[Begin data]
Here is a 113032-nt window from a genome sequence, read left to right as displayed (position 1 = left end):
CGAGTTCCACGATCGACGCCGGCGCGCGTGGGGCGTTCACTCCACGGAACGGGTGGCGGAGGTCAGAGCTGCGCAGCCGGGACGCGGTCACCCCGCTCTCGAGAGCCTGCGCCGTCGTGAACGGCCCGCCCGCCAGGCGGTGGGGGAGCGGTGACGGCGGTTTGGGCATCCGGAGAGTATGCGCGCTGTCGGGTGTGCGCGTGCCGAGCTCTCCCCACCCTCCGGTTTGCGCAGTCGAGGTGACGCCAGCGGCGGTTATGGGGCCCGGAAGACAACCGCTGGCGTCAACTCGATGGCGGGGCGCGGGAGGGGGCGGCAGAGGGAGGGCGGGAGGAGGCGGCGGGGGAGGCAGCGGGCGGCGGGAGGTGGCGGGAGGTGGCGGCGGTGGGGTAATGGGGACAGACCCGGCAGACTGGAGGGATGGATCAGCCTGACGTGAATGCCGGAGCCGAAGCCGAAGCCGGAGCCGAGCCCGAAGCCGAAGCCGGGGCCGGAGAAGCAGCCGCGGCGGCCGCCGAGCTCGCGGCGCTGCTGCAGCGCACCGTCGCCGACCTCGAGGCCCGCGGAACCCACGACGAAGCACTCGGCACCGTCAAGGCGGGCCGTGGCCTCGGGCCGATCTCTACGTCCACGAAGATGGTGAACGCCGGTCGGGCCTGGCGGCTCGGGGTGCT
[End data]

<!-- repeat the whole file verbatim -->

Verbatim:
Here is a 113032-nt window from a genome sequence, read left to right as displayed (position 1 = left end):
CGAGTTCCACGATCGACGCCGGCGCGCGTGGGGCGTTCACTCCACGGAACGGGTGGCGGAGGTCAGAGCTGCGCAGCCGGGACGCGGTCACCCCGCTCTCGAGAGCCTGCGCCGTCGTGAACGGCCCGCCCGCCAGGCGGTGGGGGAGCGGTGACGGCGGTTTGGGCATCCGGAGAGTATGCGCGCTGTCGGGTGTGCGCGTGCCGAGCTCTCCCCACCCTCCGGTTTGCGCAGTCGAGGTGACGCCAGCGGCGGTTATGGGGCCCGGAAGACAACCGCTGGCGTCAACTCGATGGCGGGGCGCGGGAGGGGGCGGCAGAGGGAGGGCGGGAGGAGGCGGCGGGGGAGGCAGCGGGCGGCGGGAGGTGGCGGGAGGTGGCGGCGGTGGGGTAATGGGGACAGACCCGGCAGACTGGAGGGATGGATCAGCCTGACGTGAATGCCGGAGCCGAAGCCGAAGCCGGAGCCGAGCCCGAAGCCGAAGCCGGGGCCGGAGAAGCAGCCGCGGCGGCCGCCGAGCTCGCGGCGCTGCTGCAGCGCACCGTCGCCGACCTCGAGGCCCGCGGAACCCACGACGAAGCACTCGGCACCGTCAAGGCGGGCCGTGGCCTCGGGCCGATCTCTACGTCCACGAAGATGGTGAACGCCGGTCGGGCCTGGCGGCTCGGGGTGCT